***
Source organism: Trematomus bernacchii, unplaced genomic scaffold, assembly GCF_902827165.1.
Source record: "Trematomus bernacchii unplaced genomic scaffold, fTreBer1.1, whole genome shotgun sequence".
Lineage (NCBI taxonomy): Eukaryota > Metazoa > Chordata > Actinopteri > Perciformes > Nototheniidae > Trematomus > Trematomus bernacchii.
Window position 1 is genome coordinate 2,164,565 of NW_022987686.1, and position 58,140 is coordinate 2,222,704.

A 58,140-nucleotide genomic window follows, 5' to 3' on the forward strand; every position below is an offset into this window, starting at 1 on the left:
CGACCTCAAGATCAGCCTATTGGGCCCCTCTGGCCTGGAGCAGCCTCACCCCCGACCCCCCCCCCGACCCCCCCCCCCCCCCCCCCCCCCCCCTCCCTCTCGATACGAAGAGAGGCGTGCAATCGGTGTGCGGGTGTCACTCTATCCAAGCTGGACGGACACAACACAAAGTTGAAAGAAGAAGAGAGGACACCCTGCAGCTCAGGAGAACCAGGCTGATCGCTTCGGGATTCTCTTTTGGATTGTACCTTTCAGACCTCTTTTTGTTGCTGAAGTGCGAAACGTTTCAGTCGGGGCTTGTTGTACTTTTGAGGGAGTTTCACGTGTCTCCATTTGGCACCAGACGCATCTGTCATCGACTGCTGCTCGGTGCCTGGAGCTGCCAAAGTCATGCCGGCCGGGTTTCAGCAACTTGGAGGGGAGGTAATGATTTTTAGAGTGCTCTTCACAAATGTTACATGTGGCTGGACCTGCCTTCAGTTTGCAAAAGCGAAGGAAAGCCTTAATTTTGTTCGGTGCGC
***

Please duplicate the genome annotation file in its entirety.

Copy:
Source organism: Trematomus bernacchii, unplaced genomic scaffold, assembly GCF_902827165.1.
Source record: "Trematomus bernacchii unplaced genomic scaffold, fTreBer1.1, whole genome shotgun sequence".
Lineage (NCBI taxonomy): Eukaryota > Metazoa > Chordata > Actinopteri > Perciformes > Nototheniidae > Trematomus > Trematomus bernacchii.
Window position 1 is genome coordinate 2,164,565 of NW_022987686.1, and position 58,140 is coordinate 2,222,704.

A 58,140-nucleotide genomic window follows, 5' to 3' on the forward strand; every position below is an offset into this window, starting at 1 on the left:
CGACCTCAAGATCAGCCTATTGGGCCCCTCTGGCCTGGAGCAGCCTCACCCCCGACCCCCCCCCCGACCCCCCCCCCCCCCCCCCCCCCCCCCTCCCTCTCGATACGAAGAGAGGCGTGCAATCGGTGTGCGGGTGTCACTCTATCCAAGCTGGACGGACACAACACAAAGTTGAAAGAAGAAGAGAGGACACCCTGCAGCTCAGGAGAACCAGGCTGATCGCTTCGGGATTCTCTTTTGGATTGTACCTTTCAGACCTCTTTTTGTTGCTGAAGTGCGAAACGTTTCAGTCGGGGCTTGTTGTACTTTTGAGGGAGTTTCACGTGTCTCCATTTGGCACCAGACGCATCTGTCATCGACTGCTGCTCGGTGCCTGGAGCTGCCAAAGTCATGCCGGCCGGGTTTCAGCAACTTGGAGGGGAGGTAATGATTTTTAGAGTGCTCTTCACAAATGTTACATGTGGCTGGACCTGCCTTCAGTTTGCAAAAGCGAAGGAAAGCCTTAATTTTGTTCGGTGCGC